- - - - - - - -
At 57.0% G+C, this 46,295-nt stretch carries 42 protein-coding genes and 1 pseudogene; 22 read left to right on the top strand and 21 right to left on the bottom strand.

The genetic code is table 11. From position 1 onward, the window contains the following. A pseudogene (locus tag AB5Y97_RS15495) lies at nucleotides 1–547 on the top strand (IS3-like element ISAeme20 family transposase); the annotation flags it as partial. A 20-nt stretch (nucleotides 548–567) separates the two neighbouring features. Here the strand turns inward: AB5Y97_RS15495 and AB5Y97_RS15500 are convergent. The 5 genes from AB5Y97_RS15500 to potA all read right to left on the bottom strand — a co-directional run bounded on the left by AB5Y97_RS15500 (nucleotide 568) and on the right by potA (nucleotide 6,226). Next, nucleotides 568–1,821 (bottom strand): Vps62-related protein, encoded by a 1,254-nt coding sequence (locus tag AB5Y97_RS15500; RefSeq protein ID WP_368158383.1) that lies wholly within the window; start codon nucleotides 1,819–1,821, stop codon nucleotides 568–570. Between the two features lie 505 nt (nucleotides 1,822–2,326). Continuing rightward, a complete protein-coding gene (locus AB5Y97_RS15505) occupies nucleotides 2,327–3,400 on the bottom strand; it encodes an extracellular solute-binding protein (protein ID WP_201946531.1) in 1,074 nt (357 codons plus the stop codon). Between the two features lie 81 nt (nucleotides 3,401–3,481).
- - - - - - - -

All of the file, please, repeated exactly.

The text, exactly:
At 57.0% G+C, this 46,295-nt stretch carries 42 protein-coding genes and 1 pseudogene; 22 read left to right on the top strand and 21 right to left on the bottom strand.

The genetic code is table 11. From position 1 onward, the window contains the following. A pseudogene (locus tag AB5Y97_RS15495) lies at nucleotides 1–547 on the top strand (IS3-like element ISAeme20 family transposase); the annotation flags it as partial. A 20-nt stretch (nucleotides 548–567) separates the two neighbouring features. Here the strand turns inward: AB5Y97_RS15495 and AB5Y97_RS15500 are convergent. The 5 genes from AB5Y97_RS15500 to potA all read right to left on the bottom strand — a co-directional run bounded on the left by AB5Y97_RS15500 (nucleotide 568) and on the right by potA (nucleotide 6,226). Next, nucleotides 568–1,821 (bottom strand): Vps62-related protein, encoded by a 1,254-nt coding sequence (locus tag AB5Y97_RS15500; RefSeq protein ID WP_368158383.1) that lies wholly within the window; start codon nucleotides 1,819–1,821, stop codon nucleotides 568–570. Between the two features lie 505 nt (nucleotides 1,822–2,326). Continuing rightward, a complete protein-coding gene (locus AB5Y97_RS15505) occupies nucleotides 2,327–3,400 on the bottom strand; it encodes an extracellular solute-binding protein (protein ID WP_201946531.1) in 1,074 nt (357 codons plus the stop codon). Between the two features lie 81 nt (nucleotides 3,401–3,481).